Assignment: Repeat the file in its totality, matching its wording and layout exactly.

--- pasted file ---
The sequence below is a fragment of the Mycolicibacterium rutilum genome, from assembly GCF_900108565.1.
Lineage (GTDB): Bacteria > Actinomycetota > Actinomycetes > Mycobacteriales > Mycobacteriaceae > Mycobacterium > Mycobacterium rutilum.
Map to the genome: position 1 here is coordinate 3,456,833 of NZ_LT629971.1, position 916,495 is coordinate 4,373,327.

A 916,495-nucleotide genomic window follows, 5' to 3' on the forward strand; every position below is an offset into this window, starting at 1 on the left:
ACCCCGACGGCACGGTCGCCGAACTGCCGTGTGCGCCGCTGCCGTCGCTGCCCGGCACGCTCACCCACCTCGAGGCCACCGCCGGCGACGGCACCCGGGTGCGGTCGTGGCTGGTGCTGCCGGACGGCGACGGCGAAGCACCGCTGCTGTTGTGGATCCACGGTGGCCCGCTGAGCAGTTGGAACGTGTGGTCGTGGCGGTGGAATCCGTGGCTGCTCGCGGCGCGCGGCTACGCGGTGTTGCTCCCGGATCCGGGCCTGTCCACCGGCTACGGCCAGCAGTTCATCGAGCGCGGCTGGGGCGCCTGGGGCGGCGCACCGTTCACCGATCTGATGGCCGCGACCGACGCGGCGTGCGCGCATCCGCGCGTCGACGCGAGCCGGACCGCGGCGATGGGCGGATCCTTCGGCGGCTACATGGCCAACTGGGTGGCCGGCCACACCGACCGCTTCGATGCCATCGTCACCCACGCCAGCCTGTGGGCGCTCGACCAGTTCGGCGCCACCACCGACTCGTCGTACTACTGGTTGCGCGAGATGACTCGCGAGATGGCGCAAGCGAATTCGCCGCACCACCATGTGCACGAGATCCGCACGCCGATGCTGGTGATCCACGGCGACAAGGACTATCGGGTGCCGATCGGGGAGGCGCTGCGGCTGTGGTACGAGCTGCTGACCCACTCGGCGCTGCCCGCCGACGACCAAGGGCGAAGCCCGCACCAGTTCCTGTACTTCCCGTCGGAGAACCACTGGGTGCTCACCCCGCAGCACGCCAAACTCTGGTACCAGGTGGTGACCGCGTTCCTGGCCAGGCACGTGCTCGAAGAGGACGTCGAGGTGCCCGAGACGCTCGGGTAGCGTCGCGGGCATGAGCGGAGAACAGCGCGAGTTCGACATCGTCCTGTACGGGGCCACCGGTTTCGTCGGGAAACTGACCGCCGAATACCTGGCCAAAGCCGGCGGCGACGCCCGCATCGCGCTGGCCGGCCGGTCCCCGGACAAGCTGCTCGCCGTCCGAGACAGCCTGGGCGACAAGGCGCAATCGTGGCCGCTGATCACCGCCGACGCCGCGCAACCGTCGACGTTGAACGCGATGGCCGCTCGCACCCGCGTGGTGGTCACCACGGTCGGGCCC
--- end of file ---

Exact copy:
The sequence below is a fragment of the Mycolicibacterium rutilum genome, from assembly GCF_900108565.1.
Lineage (GTDB): Bacteria > Actinomycetota > Actinomycetes > Mycobacteriales > Mycobacteriaceae > Mycobacterium > Mycobacterium rutilum.
Map to the genome: position 1 here is coordinate 3,456,833 of NZ_LT629971.1, position 916,495 is coordinate 4,373,327.

A 916,495-nucleotide genomic window follows, 5' to 3' on the forward strand; every position below is an offset into this window, starting at 1 on the left:
ACCCCGACGGCACGGTCGCCGAACTGCCGTGTGCGCCGCTGCCGTCGCTGCCCGGCACGCTCACCCACCTCGAGGCCACCGCCGGCGACGGCACCCGGGTGCGGTCGTGGCTGGTGCTGCCGGACGGCGACGGCGAAGCACCGCTGCTGTTGTGGATCCACGGTGGCCCGCTGAGCAGTTGGAACGTGTGGTCGTGGCGGTGGAATCCGTGGCTGCTCGCGGCGCGCGGCTACGCGGTGTTGCTCCCGGATCCGGGCCTGTCCACCGGCTACGGCCAGCAGTTCATCGAGCGCGGCTGGGGCGCCTGGGGCGGCGCACCGTTCACCGATCTGATGGCCGCGACCGACGCGGCGTGCGCGCATCCGCGCGTCGACGCGAGCCGGACCGCGGCGATGGGCGGATCCTTCGGCGGCTACATGGCCAACTGGGTGGCCGGCCACACCGACCGCTTCGATGCCATCGTCACCCACGCCAGCCTGTGGGCGCTCGACCAGTTCGGCGCCACCACCGACTCGTCGTACTACTGGTTGCGCGAGATGACTCGCGAGATGGCGCAAGCGAATTCGCCGCACCACCATGTGCACGAGATCCGCACGCCGATGCTGGTGATCCACGGCGACAAGGACTATCGGGTGCCGATCGGGGAGGCGCTGCGGCTGTGGTACGAGCTGCTGACCCACTCGGCGCTGCCCGCCGACGACCAAGGGCGAAGCCCGCACCAGTTCCTGTACTTCCCGTCGGAGAACCACTGGGTGCTCACCCCGCAGCACGCCAAACTCTGGTACCAGGTGGTGACCGCGTTCCTGGCCAGGCACGTGCTCGAAGAGGACGTCGAGGTGCCCGAGACGCTCGGGTAGCGTCGCGGGCATGAGCGGAGAACAGCGCGAGTTCGACATCGTCCTGTACGGGGCCACCGGTTTCGTCGGGAAACTGACCGCCGAATACCTGGCCAAAGCCGGCGGCGACGCCCGCATCGCGCTGGCCGGCCGGTCCCCGGACAAGCTGCTCGCCGTCCGAGACAGCCTGGGCGACAAGGCGCAATCGTGGCCGCTGATCACCGCCGACGCCGCGCAACCGTCGACGTTGAACGCGATGGCCGCTCGCACCCGCGTGGTGGTCACCACGGTCGGGCCC